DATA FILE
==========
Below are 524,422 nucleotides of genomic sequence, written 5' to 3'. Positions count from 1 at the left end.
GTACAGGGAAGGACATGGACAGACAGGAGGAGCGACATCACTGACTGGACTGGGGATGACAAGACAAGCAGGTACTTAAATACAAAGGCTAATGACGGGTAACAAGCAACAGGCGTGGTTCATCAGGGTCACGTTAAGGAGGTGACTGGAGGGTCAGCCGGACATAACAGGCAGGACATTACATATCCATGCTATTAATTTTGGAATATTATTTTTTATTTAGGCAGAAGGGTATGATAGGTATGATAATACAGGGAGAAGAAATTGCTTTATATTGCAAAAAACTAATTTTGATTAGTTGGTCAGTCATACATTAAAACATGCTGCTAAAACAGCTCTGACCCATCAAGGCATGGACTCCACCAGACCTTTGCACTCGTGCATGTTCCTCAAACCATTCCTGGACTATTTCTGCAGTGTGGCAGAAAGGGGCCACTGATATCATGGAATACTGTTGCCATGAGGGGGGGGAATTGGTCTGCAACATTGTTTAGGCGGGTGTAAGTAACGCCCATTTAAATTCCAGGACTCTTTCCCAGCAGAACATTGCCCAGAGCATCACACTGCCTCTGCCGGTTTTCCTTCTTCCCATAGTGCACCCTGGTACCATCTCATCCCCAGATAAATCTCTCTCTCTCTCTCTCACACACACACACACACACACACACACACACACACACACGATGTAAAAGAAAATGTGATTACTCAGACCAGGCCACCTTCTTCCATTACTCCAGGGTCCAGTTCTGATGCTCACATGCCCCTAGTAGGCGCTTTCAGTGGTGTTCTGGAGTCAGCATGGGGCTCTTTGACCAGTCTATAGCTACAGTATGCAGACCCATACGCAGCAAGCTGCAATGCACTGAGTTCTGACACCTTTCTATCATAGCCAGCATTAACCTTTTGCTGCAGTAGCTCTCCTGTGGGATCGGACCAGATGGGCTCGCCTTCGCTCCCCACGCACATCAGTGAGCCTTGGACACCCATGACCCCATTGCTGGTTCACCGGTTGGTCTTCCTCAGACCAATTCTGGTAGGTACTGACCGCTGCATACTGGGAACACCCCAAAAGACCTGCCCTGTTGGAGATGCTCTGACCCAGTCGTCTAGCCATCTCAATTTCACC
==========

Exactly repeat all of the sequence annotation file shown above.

Below are 524,422 nucleotides of genomic sequence, written 5' to 3'. Positions count from 1 at the left end.
GTACAGGGAAGGACATGGACAGACAGGAGGAGCGACATCACTGACTGGACTGGGGATGACAAGACAAGCAGGTACTTAAATACAAAGGCTAATGACGGGTAACAAGCAACAGGCGTGGTTCATCAGGGTCACGTTAAGGAGGTGACTGGAGGGTCAGCCGGACATAACAGGCAGGACATTACATATCCATGCTATTAATTTTGGAATATTATTTTTTATTTAGGCAGAAGGGTATGATAGGTATGATAATACAGGGAGAAGAAATTGCTTTATATTGCAAAAAACTAATTTTGATTAGTTGGTCAGTCATACATTAAAACATGCTGCTAAAACAGCTCTGACCCATCAAGGCATGGACTCCACCAGACCTTTGCACTCGTGCATGTTCCTCAAACCATTCCTGGACTATTTCTGCAGTGTGGCAGAAAGGGGCCACTGATATCATGGAATACTGTTGCCATGAGGGGGGGGAATTGGTCTGCAACATTGTTTAGGCGGGTGTAAGTAACGCCCATTTAAATTCCAGGACTCTTTCCCAGCAGAACATTGCCCAGAGCATCACACTGCCTCTGCCGGTTTTCCTTCTTCCCATAGTGCACCCTGGTACCATCTCATCCCCAGATAAATCTCTCTCTCTCTCTCTCACACACACACACACACACACACACACACACACACACACGATGTAAAAGAAAATGTGATTACTCAGACCAGGCCACCTTCTTCCATTACTCCAGGGTCCAGTTCTGATGCTCACATGCCCCTAGTAGGCGCTTTCAGTGGTGTTCTGGAGTCAGCATGGGGCTCTTTGACCAGTCTATAGCTACAGTATGCAGACCCATACGCAGCAAGCTGCAATGCACTGAGTTCTGACACCTTTCTATCATAGCCAGCATTAACCTTTTGCTGCAGTAGCTCTCCTGTGGGATCGGACCAGATGGGCTCGCCTTCGCTCCCCACGCACATCAGTGAGCCTTGGACACCCATGACCCCATTGCTGGTTCACCGGTTGGTCTTCCTCAGACCAATTCTGGTAGGTACTGACCGCTGCATACTGGGAACACCCCAAAAGACCTGCCCTGTTGGAGATGCTCTGACCCAGTCGTCTAGCCATCTCAATTTCACC